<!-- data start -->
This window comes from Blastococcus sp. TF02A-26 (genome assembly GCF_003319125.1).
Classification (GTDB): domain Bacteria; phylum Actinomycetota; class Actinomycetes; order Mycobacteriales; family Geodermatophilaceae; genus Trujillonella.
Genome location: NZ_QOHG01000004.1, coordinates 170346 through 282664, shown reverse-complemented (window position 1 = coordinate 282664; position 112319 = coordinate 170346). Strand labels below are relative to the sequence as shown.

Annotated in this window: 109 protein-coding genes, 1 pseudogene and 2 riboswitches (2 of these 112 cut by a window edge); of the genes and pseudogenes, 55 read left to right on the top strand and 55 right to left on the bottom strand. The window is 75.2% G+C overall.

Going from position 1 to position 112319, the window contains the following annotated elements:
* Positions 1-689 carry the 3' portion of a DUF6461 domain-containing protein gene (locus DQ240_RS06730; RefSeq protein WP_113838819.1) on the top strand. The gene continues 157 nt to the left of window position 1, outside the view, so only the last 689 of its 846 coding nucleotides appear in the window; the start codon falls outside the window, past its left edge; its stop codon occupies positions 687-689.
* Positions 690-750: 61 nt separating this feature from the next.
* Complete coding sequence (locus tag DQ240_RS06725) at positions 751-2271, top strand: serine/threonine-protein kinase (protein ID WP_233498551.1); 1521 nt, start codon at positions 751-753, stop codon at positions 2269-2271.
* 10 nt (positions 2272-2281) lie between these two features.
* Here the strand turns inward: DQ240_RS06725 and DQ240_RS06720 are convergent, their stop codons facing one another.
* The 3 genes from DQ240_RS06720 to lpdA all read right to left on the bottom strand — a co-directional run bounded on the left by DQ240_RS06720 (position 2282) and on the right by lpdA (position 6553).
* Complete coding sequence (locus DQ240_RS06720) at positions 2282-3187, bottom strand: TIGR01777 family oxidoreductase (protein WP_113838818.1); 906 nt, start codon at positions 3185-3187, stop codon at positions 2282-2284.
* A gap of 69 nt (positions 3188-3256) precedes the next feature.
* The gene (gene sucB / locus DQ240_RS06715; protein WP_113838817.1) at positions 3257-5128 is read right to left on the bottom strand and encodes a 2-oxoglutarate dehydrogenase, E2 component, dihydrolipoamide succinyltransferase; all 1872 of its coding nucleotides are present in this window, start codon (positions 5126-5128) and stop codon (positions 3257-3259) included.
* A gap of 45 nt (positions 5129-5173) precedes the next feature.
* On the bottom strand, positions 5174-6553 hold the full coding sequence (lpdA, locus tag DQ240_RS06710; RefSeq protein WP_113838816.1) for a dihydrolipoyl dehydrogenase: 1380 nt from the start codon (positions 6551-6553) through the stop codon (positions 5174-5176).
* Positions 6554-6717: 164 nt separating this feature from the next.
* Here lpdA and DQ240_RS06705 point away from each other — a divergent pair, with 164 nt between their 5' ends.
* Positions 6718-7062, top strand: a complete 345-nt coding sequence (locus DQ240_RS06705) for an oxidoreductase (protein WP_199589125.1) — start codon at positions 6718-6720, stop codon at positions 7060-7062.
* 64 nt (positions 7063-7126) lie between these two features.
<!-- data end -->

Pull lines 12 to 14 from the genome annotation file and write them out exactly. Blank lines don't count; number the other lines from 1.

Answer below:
* Complete coding sequence (locus DQ240_RS06720) at positions 2282-3187, bottom strand: TIGR01777 family oxidoreductase (protein WP_113838818.1); 906 nt, start codon at positions 3185-3187, stop codon at positions 2282-2284.
* A gap of 69 nt (positions 3188-3256) precedes the next feature.
* The gene (gene sucB / locus DQ240_RS06715; protein WP_113838817.1) at positions 3257-5128 is read right to left on the bottom strand and encodes a 2-oxoglutarate dehydrogenase, E2 component, dihydrolipoamide succinyltransferase; all 1872 of its coding nucleotides are present in this window, start codon (positions 5126-5128) and stop codon (positions 3257-3259) included.